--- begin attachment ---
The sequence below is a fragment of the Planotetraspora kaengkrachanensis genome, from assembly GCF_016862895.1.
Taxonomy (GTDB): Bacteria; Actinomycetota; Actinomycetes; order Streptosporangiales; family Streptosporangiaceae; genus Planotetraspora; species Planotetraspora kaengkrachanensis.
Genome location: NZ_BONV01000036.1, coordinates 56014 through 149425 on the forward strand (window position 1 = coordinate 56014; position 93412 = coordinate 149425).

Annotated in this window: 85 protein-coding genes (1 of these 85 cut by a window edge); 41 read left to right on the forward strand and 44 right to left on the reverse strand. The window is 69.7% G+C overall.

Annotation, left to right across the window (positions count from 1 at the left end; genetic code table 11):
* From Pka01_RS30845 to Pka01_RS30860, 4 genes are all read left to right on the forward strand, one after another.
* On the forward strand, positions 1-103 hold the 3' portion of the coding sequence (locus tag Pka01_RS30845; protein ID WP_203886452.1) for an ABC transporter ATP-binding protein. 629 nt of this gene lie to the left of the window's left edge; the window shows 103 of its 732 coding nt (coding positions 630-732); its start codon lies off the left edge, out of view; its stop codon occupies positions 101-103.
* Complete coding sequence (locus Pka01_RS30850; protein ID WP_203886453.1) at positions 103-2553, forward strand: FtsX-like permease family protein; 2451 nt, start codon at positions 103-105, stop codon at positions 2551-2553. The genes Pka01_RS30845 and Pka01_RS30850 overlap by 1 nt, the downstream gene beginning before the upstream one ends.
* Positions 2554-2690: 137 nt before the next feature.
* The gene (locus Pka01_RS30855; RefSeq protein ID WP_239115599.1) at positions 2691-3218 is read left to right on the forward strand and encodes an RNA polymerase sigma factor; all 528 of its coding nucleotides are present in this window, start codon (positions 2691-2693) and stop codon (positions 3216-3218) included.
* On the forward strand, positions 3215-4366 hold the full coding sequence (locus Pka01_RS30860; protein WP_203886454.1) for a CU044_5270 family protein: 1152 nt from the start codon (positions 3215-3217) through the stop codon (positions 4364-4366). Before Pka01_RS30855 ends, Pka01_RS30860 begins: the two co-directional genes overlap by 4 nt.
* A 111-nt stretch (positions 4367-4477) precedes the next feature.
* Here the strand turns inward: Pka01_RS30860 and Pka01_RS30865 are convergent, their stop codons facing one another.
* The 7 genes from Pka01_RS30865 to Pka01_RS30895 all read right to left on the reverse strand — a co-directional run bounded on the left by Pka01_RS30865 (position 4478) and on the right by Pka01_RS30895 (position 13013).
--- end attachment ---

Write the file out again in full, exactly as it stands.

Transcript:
The sequence below is a fragment of the Planotetraspora kaengkrachanensis genome, from assembly GCF_016862895.1.
Taxonomy (GTDB): Bacteria; Actinomycetota; Actinomycetes; order Streptosporangiales; family Streptosporangiaceae; genus Planotetraspora; species Planotetraspora kaengkrachanensis.
Genome location: NZ_BONV01000036.1, coordinates 56014 through 149425 on the forward strand (window position 1 = coordinate 56014; position 93412 = coordinate 149425).

Annotated in this window: 85 protein-coding genes (1 of these 85 cut by a window edge); 41 read left to right on the forward strand and 44 right to left on the reverse strand. The window is 69.7% G+C overall.

Annotation, left to right across the window (positions count from 1 at the left end; genetic code table 11):
* From Pka01_RS30845 to Pka01_RS30860, 4 genes are all read left to right on the forward strand, one after another.
* On the forward strand, positions 1-103 hold the 3' portion of the coding sequence (locus tag Pka01_RS30845; protein ID WP_203886452.1) for an ABC transporter ATP-binding protein. 629 nt of this gene lie to the left of the window's left edge; the window shows 103 of its 732 coding nt (coding positions 630-732); its start codon lies off the left edge, out of view; its stop codon occupies positions 101-103.
* Complete coding sequence (locus Pka01_RS30850; protein ID WP_203886453.1) at positions 103-2553, forward strand: FtsX-like permease family protein; 2451 nt, start codon at positions 103-105, stop codon at positions 2551-2553. The genes Pka01_RS30845 and Pka01_RS30850 overlap by 1 nt, the downstream gene beginning before the upstream one ends.
* Positions 2554-2690: 137 nt before the next feature.
* The gene (locus Pka01_RS30855; RefSeq protein ID WP_239115599.1) at positions 2691-3218 is read left to right on the forward strand and encodes an RNA polymerase sigma factor; all 528 of its coding nucleotides are present in this window, start codon (positions 2691-2693) and stop codon (positions 3216-3218) included.
* On the forward strand, positions 3215-4366 hold the full coding sequence (locus Pka01_RS30860; protein WP_203886454.1) for a CU044_5270 family protein: 1152 nt from the start codon (positions 3215-3217) through the stop codon (positions 4364-4366). Before Pka01_RS30855 ends, Pka01_RS30860 begins: the two co-directional genes overlap by 4 nt.
* A 111-nt stretch (positions 4367-4477) precedes the next feature.
* Here the strand turns inward: Pka01_RS30860 and Pka01_RS30865 are convergent, their stop codons facing one another.
* The 7 genes from Pka01_RS30865 to Pka01_RS30895 all read right to left on the reverse strand — a co-directional run bounded on the left by Pka01_RS30865 (position 4478) and on the right by Pka01_RS30895 (position 13013).